Archive for category fundamentalism
The Together for the Gospel articles of faith make the complementarian view of gender roles a gospel-related issue. Article XVI reads:
We affirm that the Scripture reveals a pattern of complementary order between men and women, and that this order is itself a testimony to the Gospel, even as it is the gift of our Creator and Redeemer. We also affirm that all Christians are called to service within the body of Christ, and that God has given to both men and women important and strategic roles within the home, the church, and the society. We further affirm that the teaching office of the church is assigned only to those men who are called of God in fulfillment of the biblical teachings and that men are to lead in their homes as husbands and fathers who fear and love God.
We deny that the distinction of roles between men and women revealed in the Bible is evidence of mere cultural conditioning or a manifestation of male oppression or prejudice against women. We also deny that this biblical distinction of roles excludes women from meaningful ministry in Christ’s kingdom. We further deny that any church can confuse these issues without damaging its witness to the Gospel.
In particular, Ligon Duncan argues here that:
The denial of complementarianism undermines the church’s practical embrace of the authority of Scripture (thus eventually and inevitably harming the church’s witness to the Gospel). The gymnastics required to get from “I do not allow a woman to teach or to exercise authority over a man,” in the Bible, to “I do allow a woman to teach and to exercise authority over a man” in the actual practice of the local church, are devastating to the functional authority of the Scripture in the life of the people of God.
Two, and following on the first point, the church’s confidence in the clarity of Scripture is undermined, because if you can get egalitarianism from the Bible, you can get anything from the Bible.
I agree with Pastor Duncan and T4G on this one.
My question is: if complimentarianism is a gospel issue precisely because it devastates the functional authority for the people of God, why is creationism not a similar issue (esp. since his argument is based in part on a literal reading of Genesis 1)?
If succumbing to an egalitarian view does injustice to “I do not allow a woman to preach…” then how do they justify divergent views on “In the beginning God created the heaven and the earth…and the evening and the morning were the first day?”
I just finished Memoirs of an Ordinary Pastor (free .pdf here) via the Amazon Kindle application for my ipod touch. I simply couldn’t put this book down. I was drawn to the book because I had never heard of Tom Carson and because being “ordinary” resonates with just about every heart.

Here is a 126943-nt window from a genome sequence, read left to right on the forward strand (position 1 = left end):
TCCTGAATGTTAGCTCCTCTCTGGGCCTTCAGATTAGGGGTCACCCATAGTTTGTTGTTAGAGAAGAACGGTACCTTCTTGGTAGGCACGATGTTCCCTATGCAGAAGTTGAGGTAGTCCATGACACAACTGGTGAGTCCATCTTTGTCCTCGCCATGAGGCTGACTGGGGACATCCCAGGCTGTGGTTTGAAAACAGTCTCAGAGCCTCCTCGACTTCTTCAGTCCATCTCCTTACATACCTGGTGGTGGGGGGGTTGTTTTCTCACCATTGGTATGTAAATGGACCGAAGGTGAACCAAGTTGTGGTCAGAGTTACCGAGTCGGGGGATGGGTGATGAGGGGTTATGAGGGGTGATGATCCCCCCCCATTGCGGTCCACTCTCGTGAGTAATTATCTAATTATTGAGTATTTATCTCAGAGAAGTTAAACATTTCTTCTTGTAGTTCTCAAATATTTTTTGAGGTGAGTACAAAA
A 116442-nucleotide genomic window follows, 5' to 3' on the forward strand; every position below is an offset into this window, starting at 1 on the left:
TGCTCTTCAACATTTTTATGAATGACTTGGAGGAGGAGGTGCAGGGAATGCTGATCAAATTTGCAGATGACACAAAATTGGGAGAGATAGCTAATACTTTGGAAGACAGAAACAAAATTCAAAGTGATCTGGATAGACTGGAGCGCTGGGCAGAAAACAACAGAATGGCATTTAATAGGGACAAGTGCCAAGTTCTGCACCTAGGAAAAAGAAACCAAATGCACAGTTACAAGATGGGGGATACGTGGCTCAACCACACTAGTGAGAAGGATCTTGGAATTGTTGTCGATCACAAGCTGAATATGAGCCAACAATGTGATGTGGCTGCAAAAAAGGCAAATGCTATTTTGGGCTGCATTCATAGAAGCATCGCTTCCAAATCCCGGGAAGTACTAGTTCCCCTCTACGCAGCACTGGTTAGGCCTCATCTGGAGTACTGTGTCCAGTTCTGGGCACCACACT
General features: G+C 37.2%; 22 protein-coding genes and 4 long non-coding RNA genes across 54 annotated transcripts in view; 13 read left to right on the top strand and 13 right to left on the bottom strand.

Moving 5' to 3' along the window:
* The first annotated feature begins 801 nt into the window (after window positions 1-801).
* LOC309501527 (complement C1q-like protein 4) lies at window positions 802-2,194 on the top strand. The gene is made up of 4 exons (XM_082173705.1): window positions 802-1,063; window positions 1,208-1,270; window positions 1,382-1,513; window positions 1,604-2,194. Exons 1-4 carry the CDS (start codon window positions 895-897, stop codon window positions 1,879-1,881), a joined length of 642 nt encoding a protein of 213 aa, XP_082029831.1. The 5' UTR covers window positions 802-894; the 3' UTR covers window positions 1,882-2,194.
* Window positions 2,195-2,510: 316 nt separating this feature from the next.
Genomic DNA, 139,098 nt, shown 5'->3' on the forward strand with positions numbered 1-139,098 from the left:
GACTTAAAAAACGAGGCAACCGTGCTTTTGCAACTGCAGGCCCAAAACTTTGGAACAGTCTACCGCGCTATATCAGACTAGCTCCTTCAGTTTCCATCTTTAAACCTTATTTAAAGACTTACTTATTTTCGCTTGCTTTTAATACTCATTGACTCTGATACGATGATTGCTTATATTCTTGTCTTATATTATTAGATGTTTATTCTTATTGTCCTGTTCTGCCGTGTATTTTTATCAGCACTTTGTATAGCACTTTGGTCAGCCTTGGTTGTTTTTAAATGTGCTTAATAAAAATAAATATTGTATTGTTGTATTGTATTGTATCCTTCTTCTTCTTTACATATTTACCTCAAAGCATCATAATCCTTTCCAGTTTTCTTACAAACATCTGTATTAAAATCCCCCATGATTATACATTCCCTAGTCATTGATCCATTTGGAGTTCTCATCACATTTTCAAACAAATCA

Most of the book highlighted Tom Carson’s (DA Carson’s father) struggles as a church-planter in francophone Canada. The man was a militant witness in a highly Catholic atmosphere, often spending significant time in personal correspondence as well as visitation, passionately pleading with men and women to abandon the false teaching of the Catholic church and embrace Jesus Christ alone for salvation. His family sacrificed significantly in the financial realm, but was never characterized by a spirit of complaint or worry. Even towards the end of his life when his wife was diagnosed with Alzheimer’s Disease, Tom Carson remained faithful to Jesus Christ and never abandoned his calling as a minister of the gospel.
Of special interest to me as a fundamentalist…
Being a part of Baptist Fundamentalism myself, I was intrigued to read about T.T. Shields of Toronto and the Baptist Union of that time. Having studied a little bit about the debates and controversy there, it was interesting to hear the episodes again from Tom Carson’s point of view, as well as how DA Carson interpreted the happenings through his more broadly evangelical perspective (he believes it unfortunate that Shields was so offensive and that he didn’t heed the warning of Martin Lloyd-Jones). Interestingly, Tom Carson disagreed with Shields on an issue (trying to force a pastor to take a church if I remember correctly) and ended up losing financial support for a mission-church in french-speaking Quebec.
Also of note was Tom Carson’s apparent concern for DA in his pursuit of higher education. Shortly after returning from his PhD studies in England, DA Carson was asked to provide his viewpoint on the atonement in an edition of Christianity Today. Carson boldly defended the penal substitutionary view as being the paradigm through which we can understand all the other angles on the atonement. His father was pleased with the article and wrote a note, rejoicing that DA hadn’t shown any signs of liberalism from his training in England.
Regarding Billy Graham and his campaigns, in one of his journal entries, he didn’t expound much, but indicated that he believed Graham was Jehoshaphat with Ahab.
Have you read this book? I’d be interested to hear your thoughts as well.